I found a seat at a blackjack table and Kris wandered away. Part of the reason I chose this table is because the dealer looked to be Chicana and her name was Casandra. Or, her name tag said Casandra. Two days earlier was my future god-daughter's birthday. I think Kasandra turned 9. Right or wrong, Casandra was good to me. Usually, I like to sit as close to the dealer's left as possible. This time the only open seat was second from dealer's right end. The man sitting next to me (on the dealer's immediate right) was especially helpful. Also, the cards were kind to me no doubt. I've played a few times, but I'm still often not sure what to do and when. He helped me out. Dealer's showing 10, don't bother busting for her; You can double down on any two cards; When the cards are hot: bet more chips, win more chips; Listen to your gut. Have you lost yet, he asked me a few times. Of course, I had and I did, but I was winning more than losing. Next dealer, my luck continued. I got a few blackjacks--some? Four. When the third dealer came and I lost a couple hands, I got up and walked away. I did a mini victory lap just glad to be in the black. Then I started looking for Kris.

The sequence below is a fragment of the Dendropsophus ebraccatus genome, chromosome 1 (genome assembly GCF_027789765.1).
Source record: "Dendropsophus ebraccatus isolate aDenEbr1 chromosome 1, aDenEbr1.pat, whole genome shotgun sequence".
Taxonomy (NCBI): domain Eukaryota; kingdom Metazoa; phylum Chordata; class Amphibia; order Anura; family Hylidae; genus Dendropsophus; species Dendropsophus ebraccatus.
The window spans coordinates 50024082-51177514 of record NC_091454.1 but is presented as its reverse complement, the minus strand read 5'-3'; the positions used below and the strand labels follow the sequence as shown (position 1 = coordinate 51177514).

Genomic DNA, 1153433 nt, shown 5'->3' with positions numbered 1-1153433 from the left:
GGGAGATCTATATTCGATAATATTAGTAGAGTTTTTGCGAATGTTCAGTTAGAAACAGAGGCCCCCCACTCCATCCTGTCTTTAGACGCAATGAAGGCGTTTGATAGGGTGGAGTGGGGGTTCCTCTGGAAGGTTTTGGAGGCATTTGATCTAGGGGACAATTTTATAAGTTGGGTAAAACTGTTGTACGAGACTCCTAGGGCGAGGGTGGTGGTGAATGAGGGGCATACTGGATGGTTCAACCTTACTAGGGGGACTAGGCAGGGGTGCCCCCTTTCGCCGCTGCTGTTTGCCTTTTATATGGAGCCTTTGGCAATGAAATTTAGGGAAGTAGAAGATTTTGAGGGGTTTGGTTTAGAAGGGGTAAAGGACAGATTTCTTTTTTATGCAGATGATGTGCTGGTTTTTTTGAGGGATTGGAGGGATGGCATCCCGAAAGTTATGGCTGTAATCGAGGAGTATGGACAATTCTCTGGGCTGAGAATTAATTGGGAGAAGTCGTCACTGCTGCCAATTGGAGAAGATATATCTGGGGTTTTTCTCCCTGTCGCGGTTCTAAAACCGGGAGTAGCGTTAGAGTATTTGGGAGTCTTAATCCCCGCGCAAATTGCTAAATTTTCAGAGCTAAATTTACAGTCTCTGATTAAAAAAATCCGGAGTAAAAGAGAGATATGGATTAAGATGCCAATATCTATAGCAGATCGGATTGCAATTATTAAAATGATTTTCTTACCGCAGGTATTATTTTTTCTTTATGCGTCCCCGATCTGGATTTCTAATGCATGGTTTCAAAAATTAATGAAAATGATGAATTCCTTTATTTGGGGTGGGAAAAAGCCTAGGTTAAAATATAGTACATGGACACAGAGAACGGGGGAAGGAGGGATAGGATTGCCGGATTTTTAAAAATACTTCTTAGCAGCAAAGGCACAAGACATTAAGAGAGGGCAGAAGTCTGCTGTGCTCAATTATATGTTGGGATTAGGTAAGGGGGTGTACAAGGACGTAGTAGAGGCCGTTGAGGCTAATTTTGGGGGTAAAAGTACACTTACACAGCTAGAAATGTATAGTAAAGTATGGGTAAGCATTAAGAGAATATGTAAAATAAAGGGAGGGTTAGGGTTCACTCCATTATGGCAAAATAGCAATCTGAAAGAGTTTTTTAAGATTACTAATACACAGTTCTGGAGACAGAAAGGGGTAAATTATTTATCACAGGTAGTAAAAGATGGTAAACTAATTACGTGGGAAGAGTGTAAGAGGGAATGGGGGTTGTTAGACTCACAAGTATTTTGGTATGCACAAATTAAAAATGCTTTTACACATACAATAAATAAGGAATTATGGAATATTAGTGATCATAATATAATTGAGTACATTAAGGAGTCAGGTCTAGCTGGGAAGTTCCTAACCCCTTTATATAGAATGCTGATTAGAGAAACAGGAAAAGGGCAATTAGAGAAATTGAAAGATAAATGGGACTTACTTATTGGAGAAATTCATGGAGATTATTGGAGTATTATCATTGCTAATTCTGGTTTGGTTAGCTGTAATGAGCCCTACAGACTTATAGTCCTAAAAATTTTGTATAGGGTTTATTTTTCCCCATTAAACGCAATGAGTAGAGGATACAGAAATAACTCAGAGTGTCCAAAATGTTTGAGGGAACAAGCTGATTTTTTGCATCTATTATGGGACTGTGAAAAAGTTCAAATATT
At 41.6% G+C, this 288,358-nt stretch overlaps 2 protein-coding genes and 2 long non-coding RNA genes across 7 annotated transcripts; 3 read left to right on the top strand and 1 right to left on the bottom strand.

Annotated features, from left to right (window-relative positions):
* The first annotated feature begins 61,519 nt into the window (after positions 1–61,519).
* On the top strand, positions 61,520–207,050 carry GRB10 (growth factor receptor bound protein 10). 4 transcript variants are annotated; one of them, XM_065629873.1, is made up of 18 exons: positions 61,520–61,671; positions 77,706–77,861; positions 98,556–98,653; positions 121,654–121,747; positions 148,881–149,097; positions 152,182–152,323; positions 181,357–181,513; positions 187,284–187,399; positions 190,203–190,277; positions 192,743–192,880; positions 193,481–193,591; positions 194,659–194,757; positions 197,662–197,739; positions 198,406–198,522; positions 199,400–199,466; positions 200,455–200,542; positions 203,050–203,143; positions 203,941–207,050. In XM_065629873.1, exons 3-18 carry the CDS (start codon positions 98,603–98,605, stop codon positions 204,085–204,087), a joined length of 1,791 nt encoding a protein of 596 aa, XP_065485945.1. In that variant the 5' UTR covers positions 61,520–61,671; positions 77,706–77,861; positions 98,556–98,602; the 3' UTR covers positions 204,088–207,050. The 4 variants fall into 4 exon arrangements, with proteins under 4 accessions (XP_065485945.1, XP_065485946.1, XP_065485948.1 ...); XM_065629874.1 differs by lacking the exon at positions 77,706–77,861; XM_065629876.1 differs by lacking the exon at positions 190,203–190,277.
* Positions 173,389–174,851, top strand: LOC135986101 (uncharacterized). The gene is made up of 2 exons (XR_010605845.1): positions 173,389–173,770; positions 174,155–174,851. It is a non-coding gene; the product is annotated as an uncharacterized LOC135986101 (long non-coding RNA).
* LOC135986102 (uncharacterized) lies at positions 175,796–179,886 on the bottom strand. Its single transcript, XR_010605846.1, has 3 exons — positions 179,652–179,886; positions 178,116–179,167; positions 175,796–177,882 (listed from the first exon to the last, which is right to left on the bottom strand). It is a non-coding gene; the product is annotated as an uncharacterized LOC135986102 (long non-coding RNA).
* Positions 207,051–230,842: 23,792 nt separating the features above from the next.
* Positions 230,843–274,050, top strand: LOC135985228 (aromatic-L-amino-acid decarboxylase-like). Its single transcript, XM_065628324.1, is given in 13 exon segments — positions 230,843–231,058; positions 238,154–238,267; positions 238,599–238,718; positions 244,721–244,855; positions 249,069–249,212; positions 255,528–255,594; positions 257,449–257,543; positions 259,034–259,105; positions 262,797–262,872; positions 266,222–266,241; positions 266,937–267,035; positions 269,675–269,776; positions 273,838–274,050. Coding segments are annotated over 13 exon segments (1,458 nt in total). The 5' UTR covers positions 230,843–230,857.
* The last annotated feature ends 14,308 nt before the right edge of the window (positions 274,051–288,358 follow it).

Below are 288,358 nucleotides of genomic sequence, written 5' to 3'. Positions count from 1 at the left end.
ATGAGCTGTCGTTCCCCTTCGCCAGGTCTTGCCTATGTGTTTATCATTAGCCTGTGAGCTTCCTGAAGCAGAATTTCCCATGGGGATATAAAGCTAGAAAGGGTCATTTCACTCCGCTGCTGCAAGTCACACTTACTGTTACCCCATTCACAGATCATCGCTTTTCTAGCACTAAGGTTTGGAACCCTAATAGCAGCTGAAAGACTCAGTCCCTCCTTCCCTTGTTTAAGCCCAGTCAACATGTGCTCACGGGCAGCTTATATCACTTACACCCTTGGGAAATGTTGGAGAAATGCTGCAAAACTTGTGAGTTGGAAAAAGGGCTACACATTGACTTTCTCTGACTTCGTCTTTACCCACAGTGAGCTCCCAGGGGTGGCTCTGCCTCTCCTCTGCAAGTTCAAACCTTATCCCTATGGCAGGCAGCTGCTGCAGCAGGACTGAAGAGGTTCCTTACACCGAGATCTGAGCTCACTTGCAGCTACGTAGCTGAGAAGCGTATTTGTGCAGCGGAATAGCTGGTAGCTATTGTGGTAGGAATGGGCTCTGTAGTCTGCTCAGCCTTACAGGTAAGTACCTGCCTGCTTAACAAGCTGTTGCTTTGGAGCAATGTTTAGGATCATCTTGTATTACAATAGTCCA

I spotted her at a roulette table. She had maybe 10 chips. How are you doin, I asked. Not so good lately, she said. She placed another bet. Her chips were the only ones not swept up by the dealer. We can go any time, I told her. We left soon after.
The next day, Geen and I went to Cork Fest down the road. Kris wasn't feeling well and stayed home. I read and Geen checked out the art. Goldie Garcia, the Queen of South Broadway and bottle cap artist extraordinaire, and a friend sang karaoke. Last year, I heard her sing and told Geen that Goldie should do "It Must Be Him" by Vikki Carr. It's a heart-wrenching Chicana/o classic. I saw a drag queen do it at Galeria de la Raza some years ago, but I'm sure that Goldie can make it her own. This year, I remembered to tell her my suggestion. I'm crossing my fingers already for next year. I bought Otto, the four-legged leg of Kris' life a Garcia-glittery St. Francis enclosed in clear liquid plastic-filled bottle cap. Later, I drove Geen to the library. I came home and heated the timeless cure-all for Kris: chicken broth. A few hours later she was back from the dead and talking shit again.